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Reversal of form: Million is up and International down


When the Maryland Million was first run 10 years ago, no one connected with the race card, which was conceived especially for local horses, ever thought it would knock the prestigious Washington D.C. International off Laurel Park's fall schedule.

But as the Million grew, gaining broad-base support among Maryland's horsemen, the International shrank in importance, largely done in by the Breeders' Cup.

"What happened is that both events went in different directions, impacted by different support systems," said Tim Capps, who formerly drafted horses for the International as Laurel's vice president of racing and now serves as the newly appointed executive director of the Maryland Million.

"The International was dependent on outside forces. We were at the mercy of foreign horsemen, and in the early 1990s the glamour and lure of the International started to fade a little bit. There turned out to be so many international races and the Europeans also began to stay at home more. Then simulcasting came along, and all of a sudden, fans could see these kind of horses and races all the time. The uniqueness of the event wore off."

At the same time, the Million was gaining a strong local base, not only among horsemen but also among area businesses that signed up as sponsors.

The International never got a sponsor. The Million has dozens.

"The Million has become Maryland's day at the races, different than the Preakness, which is connected with the Triple Crown and is more of a national -- and even international -- event," Capps said. "And the majority of the money that is awarded [through purses] on Million day goes to Maryland horsemen."

A bonus is that the Million is also Breeders' Cup-proof. It draws horses that as a rule aren't Breeders' Cup-bound.

If the Washington D.C. International comes back, Capps believes, it will have to be run at a different time of year when it is not dependent on fitting into a fall schedule that is loaded with international grass races that serve as preps for the Breeders' Cup.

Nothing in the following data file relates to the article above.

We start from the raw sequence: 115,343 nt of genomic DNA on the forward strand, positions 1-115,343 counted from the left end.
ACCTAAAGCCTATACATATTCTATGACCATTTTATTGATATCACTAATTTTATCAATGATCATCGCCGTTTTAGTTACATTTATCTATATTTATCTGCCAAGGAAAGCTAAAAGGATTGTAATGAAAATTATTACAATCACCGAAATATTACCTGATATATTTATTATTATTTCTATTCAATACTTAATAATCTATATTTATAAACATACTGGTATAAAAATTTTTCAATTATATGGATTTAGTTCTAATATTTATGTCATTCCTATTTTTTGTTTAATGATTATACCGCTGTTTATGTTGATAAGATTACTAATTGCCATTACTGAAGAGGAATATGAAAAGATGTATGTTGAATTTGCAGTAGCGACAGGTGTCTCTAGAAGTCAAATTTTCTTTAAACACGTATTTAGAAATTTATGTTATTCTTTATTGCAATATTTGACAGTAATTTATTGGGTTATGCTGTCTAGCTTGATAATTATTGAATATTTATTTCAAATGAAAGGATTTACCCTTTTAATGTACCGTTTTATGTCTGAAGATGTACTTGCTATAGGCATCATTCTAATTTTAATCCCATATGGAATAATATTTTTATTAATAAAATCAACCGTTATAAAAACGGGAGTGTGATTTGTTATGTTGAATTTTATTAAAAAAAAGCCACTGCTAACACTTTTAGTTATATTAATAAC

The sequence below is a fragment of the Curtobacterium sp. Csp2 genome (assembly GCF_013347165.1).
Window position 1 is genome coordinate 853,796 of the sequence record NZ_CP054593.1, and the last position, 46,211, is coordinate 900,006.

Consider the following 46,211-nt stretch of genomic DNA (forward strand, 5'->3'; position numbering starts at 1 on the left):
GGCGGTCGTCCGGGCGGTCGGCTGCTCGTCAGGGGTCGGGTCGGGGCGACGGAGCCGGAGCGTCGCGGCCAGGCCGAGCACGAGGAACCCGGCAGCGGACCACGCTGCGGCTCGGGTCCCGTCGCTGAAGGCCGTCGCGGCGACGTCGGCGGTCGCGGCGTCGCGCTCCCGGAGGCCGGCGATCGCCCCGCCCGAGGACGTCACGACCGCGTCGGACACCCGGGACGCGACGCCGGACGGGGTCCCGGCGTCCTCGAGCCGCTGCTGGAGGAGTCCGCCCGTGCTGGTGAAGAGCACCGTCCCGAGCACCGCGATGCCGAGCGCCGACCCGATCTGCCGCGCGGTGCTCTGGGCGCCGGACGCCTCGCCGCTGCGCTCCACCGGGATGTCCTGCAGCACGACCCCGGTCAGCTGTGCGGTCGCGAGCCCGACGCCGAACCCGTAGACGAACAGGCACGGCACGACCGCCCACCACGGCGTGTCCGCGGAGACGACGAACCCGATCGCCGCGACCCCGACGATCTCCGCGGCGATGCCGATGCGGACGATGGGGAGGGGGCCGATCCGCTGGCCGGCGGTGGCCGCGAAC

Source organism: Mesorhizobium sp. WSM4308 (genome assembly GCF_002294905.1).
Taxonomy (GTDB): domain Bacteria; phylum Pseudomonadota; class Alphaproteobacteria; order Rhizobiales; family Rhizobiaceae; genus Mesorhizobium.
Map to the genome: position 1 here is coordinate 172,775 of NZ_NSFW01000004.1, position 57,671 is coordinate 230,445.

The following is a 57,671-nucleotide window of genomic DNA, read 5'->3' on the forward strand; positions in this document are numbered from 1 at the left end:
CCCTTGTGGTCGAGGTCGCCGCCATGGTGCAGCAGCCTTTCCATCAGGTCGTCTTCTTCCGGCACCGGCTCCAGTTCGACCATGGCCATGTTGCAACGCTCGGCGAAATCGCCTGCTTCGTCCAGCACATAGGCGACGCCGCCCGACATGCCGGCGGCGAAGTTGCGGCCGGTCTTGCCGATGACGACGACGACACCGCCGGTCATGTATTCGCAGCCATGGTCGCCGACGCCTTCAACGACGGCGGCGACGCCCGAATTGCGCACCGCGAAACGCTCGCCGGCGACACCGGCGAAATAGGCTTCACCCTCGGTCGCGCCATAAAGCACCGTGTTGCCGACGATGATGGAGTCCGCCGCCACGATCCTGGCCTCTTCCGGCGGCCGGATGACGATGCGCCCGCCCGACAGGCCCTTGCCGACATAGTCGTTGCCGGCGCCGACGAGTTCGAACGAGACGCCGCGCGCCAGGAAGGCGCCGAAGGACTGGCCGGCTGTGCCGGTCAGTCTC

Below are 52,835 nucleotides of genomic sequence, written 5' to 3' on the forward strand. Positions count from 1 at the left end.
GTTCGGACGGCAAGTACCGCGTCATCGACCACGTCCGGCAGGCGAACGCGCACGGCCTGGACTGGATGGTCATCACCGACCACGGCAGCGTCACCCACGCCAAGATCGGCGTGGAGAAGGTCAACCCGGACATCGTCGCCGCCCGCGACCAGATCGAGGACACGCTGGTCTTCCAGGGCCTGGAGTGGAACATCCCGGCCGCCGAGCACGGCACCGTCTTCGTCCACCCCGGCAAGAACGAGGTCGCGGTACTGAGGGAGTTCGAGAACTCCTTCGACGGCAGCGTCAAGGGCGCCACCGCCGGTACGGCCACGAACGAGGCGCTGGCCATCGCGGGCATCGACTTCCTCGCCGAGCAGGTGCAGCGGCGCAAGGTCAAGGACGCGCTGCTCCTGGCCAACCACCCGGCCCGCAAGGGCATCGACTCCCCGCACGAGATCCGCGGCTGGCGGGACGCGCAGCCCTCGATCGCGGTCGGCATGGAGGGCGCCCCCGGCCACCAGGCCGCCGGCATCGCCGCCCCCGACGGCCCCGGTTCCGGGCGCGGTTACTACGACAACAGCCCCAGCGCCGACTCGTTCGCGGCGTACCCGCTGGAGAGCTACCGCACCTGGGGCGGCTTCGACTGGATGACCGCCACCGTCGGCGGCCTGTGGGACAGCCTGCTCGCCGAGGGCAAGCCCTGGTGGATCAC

No Million 'like the first'

When outgoing Maryland Million executive director Richard Wilcke looks back on the first nine runnings of the Maryland Million, he said it's the first one in 1986 that always sticks out in his memory.

"It took two years to build up to the first running, and no one knew for sure how it would turn out," Wilcke recalled. "The whole series started out as a dream, a vision by Jim McKay [the ABC sportscaster who had moved back to his native Maryland and bought a horse farm]. But there were some big hurdles to overcome to get it off the ground."

The 11-race series is restricted to horses sired by Maryland stallions. It is funded by breeders who pay fees to nominate the stallions and their offspring to the races and by corporate sponsors.

"The first big hurdle was to get enough people to nominate their stallions. When we got 175 stallions the first year, we knew we had a chance for success," Wilcke said. "And despite the ebbs and flows of the breeding industry since then, that support has stayed steady. Secondly, when Anheuser-Busch came in and sponsored our first Maryland Million Classic, it gave us the first big corporate boost that we needed. The beer company had also just signed on as a sponsor for the 'Racing Across America' show and they put us on ESPN.

"But the thing that really put us over the top, is that from the beginning, the Million has been embraced by the public."

Wilcke, who is leaving Maryland to become a professor at the University of Louisville, said the biggest challenge is keeping the corporate community involved.

All 11 of Saturday's races have sponsors, and each race has drawn interesting, competitive fields of horseflesh.

How the fields stack up

Six of Saturday's 11 Maryland Million races figure to have standout favorites.

They are Mystic Rhythms (2-year-old fillies); Count On Numbers (2-year-old colts); Urbane (3-year-old fillies); Prenup (Sprint); Mz. Zill Bear (filly and mare turf); and Circuit Bar (steeplechase).

The Classic has real drama. Can Preakness runner-up Oliver's Twist, after one recent prep, be ready to catch front-running Ameri Valay in the 1 3/16-mile feature? If either of these horses fails to fire, Mary's Buckaroo looks like the winner.

The 3-year-old Turf race features a gender rivalry between the filly Rose Law Firm and the colt War Hostage.

Two former Maryland-bred filly champions, Smart n' Noble and Calipha, renew their rivalry in the Distaff Handicap. In May in the Pimlico Distaff, Calipha out-finished Smart n' Noble.

Stormy Blues retired

Former Selima Stakes winner Stormy Blues has been retired by her Pikesville owners, Harriet and David Finkelstein.

They have sold part interest in the filly to Ben Walden's Vinery Stud in Kentucky and plan to breed her next year to Gulch.

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